Arts & Entertainment

‘Devdas’: A Bollywood Treasure

This Valentine’s Day sink your chocolate covered teeth in a beautiful and ultimately devastating Indian love saga in the Bollywood film “Devdas,” directed by Sanjay Leela Bhansali. The film was initially released in 2002 and was nominated for a BAFTA in the Best Foreign Film category. It received rave reviews in India as well as overseas and was an official selection at the 2002 Cannes Film Festival. The film stars Bollywood’s most influential actors, including Shahrukh Khan in the lead role as Devdas, Aishwarya Rai as the beautiful Paro and Madhuri Dixit as the courtesan Chandramukhi.

“Devdas” is based on a Bengali romance novella by Sarat Chandra Chattopadhyay which was published in 1917. It surrounds the events of a young man from a wealthy background named “Devdas” who lives with his family in an aristocratic home in early 1900s India. “Paro” is a young woman from a middle class background also living in the same village as Devdas. Devdas and Paro have known each other since childhood and share a deep bond of friendship, but as the years pass, their friendship transforms into love. However, their relationship was ripe with problems from the start due to the differences in their backgrounds. Devdas is from a wealthy upper class family, whereas Paro is from the “merchant” caste and of middle class upbringing. This does not stop the two lovers from meeting each other day to day until at the age of 13. Ordered by his strict father, Devdas leaves the village and heads to the city to study at a boarding school in Calcutta. Paro is devastated but hopes Devdas will return one day and be reunited and hopefully marry.

After finishing school, Devdas to his village and finds Paro waiting for him and still just as in love as the day she first met him. The two rekindle their flame and begin meeting each other much to the dismay of Devdas’s family, especially his father. As trouble heats up between the two lovers’ families, Paro discovers her marriage has already been arranged to a wealthy aristocratic man, who is a divorcee and much older than her. At this point, Devdas and Paro are at odds because she believes he did not stick up for her, and in anger, she decides to marry this wealthy man so she can be of the same status as he is. In a fit of rage, Devdas leaves and begins to live a life of vice as he stays at a brothel and meets the beautiful courtesan, Chandramukhi. The two lovers are still very much in love with each other, but Paro is now a married woman and Devdas his life away, one glass at a time. Breathing his last breaths, Devdas comes to see Paro one last time at the mansion where she is living with her in-laws, but fate does not allow this reunion. Paro learns of a sick man who is lying outside the mansion gates asking for her. She realizes it is Devdas and runs out to see him, but before she can reach him, the gates of the mansion close, ordered by her husband.  Devdas passes away without ever meeting her for the last time. Paro is left collapsed and crying at the gates.

Although I have not read this novella, as it is quite difficult to find, I have seen the film adaptation numerous times. “Devdas” is probably my all-time favorite Bollywood film and Bhansali does a wonderful job of creating a beautiful backdrop of early 1900s India with the sets and costumes. The sets are elaborate, vibrant, and reminiscent of the aristocratic elements influenced by the British Raj. The score is also haunting and beautiful with classical Indian elements. It is a fantastic film that would appeal to non-Bollywood fans because it is not only a romantic musical, but it also deals with issues that are very realistic, even today, such as the pressure to conform to social norms. The musical numbers in the film remain to be one of the most coveted soundtracks in Bollywood and appreciated by people of all nationalities. Just YouTube “Devdas songs” and you will find an array of videos, including people singing and dancing to the songs from this film.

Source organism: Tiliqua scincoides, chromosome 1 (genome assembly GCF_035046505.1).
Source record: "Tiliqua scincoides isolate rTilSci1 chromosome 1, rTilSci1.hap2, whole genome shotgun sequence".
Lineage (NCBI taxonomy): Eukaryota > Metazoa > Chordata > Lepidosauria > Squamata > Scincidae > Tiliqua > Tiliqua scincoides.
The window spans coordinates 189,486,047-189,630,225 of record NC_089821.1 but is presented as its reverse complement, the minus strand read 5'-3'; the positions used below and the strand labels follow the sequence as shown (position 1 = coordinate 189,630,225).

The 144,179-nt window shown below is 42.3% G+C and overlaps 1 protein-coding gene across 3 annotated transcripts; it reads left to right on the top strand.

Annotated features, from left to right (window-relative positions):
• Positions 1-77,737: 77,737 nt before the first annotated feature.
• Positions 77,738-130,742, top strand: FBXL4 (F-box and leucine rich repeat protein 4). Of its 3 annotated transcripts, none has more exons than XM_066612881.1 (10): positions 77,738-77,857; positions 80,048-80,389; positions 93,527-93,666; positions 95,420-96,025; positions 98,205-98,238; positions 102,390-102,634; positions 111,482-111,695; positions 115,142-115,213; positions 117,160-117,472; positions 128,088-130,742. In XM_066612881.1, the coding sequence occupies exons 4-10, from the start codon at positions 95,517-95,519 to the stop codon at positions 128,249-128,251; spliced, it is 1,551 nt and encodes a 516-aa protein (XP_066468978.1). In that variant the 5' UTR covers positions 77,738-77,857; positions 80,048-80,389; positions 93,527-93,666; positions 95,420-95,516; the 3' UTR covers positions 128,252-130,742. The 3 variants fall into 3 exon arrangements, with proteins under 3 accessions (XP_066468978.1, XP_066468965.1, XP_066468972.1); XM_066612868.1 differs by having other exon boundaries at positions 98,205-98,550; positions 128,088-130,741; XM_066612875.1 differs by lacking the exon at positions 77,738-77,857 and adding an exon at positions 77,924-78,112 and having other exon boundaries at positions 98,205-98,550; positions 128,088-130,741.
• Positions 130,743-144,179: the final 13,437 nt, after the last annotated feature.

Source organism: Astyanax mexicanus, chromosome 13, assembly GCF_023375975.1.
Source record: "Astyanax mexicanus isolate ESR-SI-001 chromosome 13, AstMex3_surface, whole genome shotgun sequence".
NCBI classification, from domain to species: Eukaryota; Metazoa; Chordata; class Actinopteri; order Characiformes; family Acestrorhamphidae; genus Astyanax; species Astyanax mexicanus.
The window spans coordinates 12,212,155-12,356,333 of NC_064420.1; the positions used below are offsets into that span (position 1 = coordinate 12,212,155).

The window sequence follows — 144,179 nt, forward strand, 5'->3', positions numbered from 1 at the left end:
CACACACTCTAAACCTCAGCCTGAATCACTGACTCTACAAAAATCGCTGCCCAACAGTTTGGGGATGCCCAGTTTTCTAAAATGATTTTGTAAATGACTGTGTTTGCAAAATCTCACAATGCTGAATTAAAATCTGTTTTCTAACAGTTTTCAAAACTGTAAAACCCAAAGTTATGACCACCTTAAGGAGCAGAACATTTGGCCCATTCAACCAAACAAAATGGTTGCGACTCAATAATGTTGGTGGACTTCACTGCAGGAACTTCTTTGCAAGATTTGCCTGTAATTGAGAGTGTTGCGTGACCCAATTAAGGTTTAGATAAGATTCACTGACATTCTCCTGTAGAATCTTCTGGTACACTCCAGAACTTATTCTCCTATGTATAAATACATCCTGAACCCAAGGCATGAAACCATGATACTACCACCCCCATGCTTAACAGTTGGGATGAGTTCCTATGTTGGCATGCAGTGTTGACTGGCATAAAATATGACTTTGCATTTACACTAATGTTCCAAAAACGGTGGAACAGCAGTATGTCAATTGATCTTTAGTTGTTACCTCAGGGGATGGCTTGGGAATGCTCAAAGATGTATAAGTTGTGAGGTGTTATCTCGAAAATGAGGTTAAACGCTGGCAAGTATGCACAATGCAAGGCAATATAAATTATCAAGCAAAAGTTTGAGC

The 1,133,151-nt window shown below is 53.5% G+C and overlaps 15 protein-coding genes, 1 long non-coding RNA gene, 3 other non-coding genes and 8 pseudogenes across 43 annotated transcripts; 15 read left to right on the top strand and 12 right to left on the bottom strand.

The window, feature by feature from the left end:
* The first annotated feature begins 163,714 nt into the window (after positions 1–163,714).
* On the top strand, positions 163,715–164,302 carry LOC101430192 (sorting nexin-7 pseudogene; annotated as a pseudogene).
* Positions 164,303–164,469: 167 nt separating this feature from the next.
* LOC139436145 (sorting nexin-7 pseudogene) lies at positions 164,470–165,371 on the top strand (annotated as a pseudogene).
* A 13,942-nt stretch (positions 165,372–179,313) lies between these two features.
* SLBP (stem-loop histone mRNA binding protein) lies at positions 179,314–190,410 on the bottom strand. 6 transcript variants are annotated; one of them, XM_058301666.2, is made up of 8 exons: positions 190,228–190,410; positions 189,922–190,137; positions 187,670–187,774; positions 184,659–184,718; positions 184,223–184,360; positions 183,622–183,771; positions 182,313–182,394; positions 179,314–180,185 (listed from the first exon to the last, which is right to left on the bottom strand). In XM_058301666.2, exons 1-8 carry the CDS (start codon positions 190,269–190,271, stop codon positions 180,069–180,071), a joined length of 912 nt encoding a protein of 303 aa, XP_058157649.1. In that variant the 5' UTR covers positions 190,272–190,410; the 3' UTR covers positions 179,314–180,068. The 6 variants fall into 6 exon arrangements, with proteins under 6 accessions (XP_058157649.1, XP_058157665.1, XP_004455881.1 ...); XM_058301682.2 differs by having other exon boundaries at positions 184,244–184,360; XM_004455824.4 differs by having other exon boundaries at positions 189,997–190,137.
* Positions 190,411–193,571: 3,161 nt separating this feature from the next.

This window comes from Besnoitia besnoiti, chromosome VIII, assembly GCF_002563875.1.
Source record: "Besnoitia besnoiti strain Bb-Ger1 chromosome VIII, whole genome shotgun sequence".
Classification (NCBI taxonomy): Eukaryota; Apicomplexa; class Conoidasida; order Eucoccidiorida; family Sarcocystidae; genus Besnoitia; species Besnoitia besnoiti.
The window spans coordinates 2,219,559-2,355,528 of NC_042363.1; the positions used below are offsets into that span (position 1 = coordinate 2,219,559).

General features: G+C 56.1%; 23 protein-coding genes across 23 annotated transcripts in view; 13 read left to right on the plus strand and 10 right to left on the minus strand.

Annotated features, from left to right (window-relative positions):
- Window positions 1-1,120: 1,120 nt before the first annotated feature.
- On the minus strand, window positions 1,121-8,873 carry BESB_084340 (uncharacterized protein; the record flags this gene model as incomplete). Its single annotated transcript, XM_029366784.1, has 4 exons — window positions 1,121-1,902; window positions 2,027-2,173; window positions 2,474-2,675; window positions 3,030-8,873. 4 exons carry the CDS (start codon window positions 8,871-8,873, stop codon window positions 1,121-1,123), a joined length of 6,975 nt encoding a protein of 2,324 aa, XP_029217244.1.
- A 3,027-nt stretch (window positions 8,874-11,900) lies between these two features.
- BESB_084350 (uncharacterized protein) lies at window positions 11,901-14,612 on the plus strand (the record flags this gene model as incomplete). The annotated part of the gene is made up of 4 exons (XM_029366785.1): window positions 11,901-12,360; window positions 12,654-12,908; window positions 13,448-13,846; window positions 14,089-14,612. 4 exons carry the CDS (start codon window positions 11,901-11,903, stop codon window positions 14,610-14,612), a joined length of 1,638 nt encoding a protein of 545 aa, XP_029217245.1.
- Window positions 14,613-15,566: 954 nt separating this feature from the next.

The actor who played Devdas gave an amazing performance portraying the angst and pain of this character who is in such deep turmoil that at the end it eventually takes his life. Aishwarya Rai plays Paro and attempts to portray the complexities of her character but ultimately does not fulfill this task to its potential. She is very striking on screen, but beauty does not equal acting talent. Her performance was a bit wooden and rigid and she did not adequately display the obsessiveness and innocent charm that Paro possesses. I believe Chandramukhi stole the show, played by Bollywood veteran Madhuri Dixit. Chandramukhi is a very sensual, yet graceful woman, and Dixit’s dialogue flowed like a river and was extremely sensual yet dignified. She is a trained classical dancer and the musical numbers she dances are performed excellently. Madhuri Dixit is one of my favorite Bollywood actresses and she truly amazes in this film as she portrays Chandramukhi’s longing to be loved by one man and not adored by hundreds. Bhansali is my favorite Bollywood director because he always has a touch of dream-like and almost magical elements to his films and “Devdas” is no exception.


Photo courtesy of SLB Films.